Opinion: Smartphones for smart bones

Matthew Bertovich

Matthew Bertovich

Matthew Bertovich is a junior psychology major and columnist for the Daily Kent Stater. Contact him at [email protected].

People say we would be doomed without our smartphones, but is this really a bad thing?

Staying connected is very important and not only for social purposes. I could write a whole article on how social networking has changed our lives, but that isn’t the focus this week. Social apps on smartphones help us to maintain acquaintances with old friends and classmates that would otherwise not withstand the test of time.

People go their separate ways after high school — it’s a fact of life — and it would be nearly impossible to effectively connect with these people if it weren’t for Facebook and Twitter. Some argue that these relationships aren’t meaningful, but I have to disagree. I’d rather know a friend is doing just fine by viewing a picture of him half-naked at some college party, instead of worrying about his health because I don’t have time to call him on the phone. Quickly scrolling down my news feed is a time-efficient way to keep tabs on the people you kind of still care about.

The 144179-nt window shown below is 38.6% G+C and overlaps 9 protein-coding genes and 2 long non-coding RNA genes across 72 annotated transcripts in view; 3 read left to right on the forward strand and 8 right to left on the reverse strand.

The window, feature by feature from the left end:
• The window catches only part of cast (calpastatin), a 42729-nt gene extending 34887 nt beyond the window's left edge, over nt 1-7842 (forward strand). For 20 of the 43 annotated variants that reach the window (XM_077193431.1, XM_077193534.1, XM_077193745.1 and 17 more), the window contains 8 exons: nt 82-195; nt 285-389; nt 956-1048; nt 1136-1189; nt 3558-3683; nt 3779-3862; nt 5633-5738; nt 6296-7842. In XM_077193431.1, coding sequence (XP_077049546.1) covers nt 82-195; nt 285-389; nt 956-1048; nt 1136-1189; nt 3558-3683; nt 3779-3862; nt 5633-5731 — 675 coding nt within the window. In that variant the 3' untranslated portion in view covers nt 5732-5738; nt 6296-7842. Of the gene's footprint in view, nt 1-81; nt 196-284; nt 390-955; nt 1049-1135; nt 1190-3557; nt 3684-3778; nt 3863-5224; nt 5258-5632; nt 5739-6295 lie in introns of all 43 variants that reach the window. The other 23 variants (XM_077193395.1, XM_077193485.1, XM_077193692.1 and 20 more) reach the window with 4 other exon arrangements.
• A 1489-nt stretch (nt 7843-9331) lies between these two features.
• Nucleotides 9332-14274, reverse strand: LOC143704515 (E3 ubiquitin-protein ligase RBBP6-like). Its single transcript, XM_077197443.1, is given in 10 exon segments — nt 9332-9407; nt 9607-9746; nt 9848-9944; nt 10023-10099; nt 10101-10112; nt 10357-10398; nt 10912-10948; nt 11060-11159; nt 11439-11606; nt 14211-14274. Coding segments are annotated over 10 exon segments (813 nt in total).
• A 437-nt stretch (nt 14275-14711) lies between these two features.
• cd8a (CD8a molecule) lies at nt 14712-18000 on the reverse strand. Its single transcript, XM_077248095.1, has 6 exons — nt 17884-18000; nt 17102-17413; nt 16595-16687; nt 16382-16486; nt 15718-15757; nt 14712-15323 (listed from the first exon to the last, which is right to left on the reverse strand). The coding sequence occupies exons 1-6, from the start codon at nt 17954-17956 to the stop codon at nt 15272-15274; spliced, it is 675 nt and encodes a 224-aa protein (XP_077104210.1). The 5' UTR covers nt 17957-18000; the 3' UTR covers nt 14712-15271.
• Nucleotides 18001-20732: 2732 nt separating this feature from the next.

It is important to stay connected regarding non-social matters as well. Weather apps keep us informed of dangerous weather. CNN, or your local news station’s app, will automatically send a notification if a child is abducted or a criminal is on the loose in your area. Being in the loop has never been a bad thing and cell phones help keep us there.

Phones keep us from getting lost, too. Ever watch an old movie and see somebody unfold a paper map across the hood of his or her car because they need to figure out how to get where they were going? This is like riding horseback, or getting to see a good M. Night Shyamalan movie: It’s become old, unrecognizably foreign behavior. But this is for the best. That piece of paper in the depths of your glove compartment won’t account for construction detours or heavy traffic, but your smartphone will. Turn-by-turn navigation via GPS will automatically calculate the fastest, shortest or cheapest — your choice — way to get you where you need to be.

The convenience a smartphone brings to everyday life is immeasurable. Knowledge is available with a quick web search; experts say this enhances and augments human intelligence. It has improved reading, writing and the rendering of knowledge. Calendars keep our schedules organized. Built-in cameras capture memories forever. Music, games, movies and TV keep us entertained.

It certainly is dangerous when you think about how dependent we are on a reliable source of energy and Internet that can keep us all connected. Besides that fact, cell phones are generally good for us.

Ultimately, a phone saves us time. That time can be used for … insert your 5-hour Energy montage here. Next time someone tries to tell you things were better back in their day, ask them what the capital of Djibouti is. While they drive to the library and hope to find a book containing the information, laugh while you Google the answer in about three seconds. Smartphones and advancements in technology are doing just that: improving and advancing the human race.